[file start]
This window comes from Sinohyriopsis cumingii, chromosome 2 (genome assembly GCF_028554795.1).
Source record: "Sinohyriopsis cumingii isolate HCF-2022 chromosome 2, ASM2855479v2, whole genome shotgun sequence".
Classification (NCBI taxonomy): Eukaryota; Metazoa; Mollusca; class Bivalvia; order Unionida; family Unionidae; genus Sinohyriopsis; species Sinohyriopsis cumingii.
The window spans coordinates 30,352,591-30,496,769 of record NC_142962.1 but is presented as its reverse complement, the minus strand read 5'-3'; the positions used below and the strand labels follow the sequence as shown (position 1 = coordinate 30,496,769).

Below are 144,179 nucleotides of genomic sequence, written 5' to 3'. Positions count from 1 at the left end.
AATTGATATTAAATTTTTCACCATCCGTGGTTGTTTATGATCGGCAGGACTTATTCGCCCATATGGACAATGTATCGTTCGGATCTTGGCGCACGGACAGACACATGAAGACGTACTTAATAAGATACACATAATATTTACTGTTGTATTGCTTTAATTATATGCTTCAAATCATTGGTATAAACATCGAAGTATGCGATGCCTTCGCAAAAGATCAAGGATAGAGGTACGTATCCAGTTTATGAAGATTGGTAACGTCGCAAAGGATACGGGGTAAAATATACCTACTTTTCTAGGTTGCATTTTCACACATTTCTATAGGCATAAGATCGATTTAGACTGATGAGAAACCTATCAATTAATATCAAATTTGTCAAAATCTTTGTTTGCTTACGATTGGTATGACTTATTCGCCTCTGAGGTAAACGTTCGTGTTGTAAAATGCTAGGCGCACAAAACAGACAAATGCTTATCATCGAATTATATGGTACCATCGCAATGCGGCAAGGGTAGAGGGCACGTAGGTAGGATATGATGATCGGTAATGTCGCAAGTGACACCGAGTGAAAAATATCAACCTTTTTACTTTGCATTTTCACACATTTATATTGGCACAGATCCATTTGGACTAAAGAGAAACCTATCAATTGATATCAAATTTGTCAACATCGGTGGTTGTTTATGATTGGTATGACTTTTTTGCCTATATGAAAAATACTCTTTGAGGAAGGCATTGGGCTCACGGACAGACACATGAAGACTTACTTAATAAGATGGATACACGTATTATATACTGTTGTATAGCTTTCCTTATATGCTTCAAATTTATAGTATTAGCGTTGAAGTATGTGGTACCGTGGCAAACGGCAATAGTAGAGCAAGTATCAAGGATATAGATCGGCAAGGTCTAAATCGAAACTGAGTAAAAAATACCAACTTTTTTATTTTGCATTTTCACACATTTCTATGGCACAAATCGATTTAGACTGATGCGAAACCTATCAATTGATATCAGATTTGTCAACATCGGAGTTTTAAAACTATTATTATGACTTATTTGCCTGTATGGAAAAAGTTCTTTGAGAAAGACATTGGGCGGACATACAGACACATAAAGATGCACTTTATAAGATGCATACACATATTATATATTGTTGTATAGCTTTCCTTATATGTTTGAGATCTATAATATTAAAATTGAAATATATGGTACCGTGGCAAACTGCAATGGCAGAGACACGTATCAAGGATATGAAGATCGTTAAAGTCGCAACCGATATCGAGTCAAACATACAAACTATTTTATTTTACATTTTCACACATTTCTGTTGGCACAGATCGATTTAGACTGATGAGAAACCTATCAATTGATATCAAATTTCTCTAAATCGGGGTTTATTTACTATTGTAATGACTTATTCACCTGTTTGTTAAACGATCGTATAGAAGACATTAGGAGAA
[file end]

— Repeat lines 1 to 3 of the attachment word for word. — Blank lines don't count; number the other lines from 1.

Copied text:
This window comes from Sinohyriopsis cumingii, chromosome 2 (genome assembly GCF_028554795.1).
Source record: "Sinohyriopsis cumingii isolate HCF-2022 chromosome 2, ASM2855479v2, whole genome shotgun sequence".
Classification (NCBI taxonomy): Eukaryota; Metazoa; Mollusca; class Bivalvia; order Unionida; family Unionidae; genus Sinohyriopsis; species Sinohyriopsis cumingii.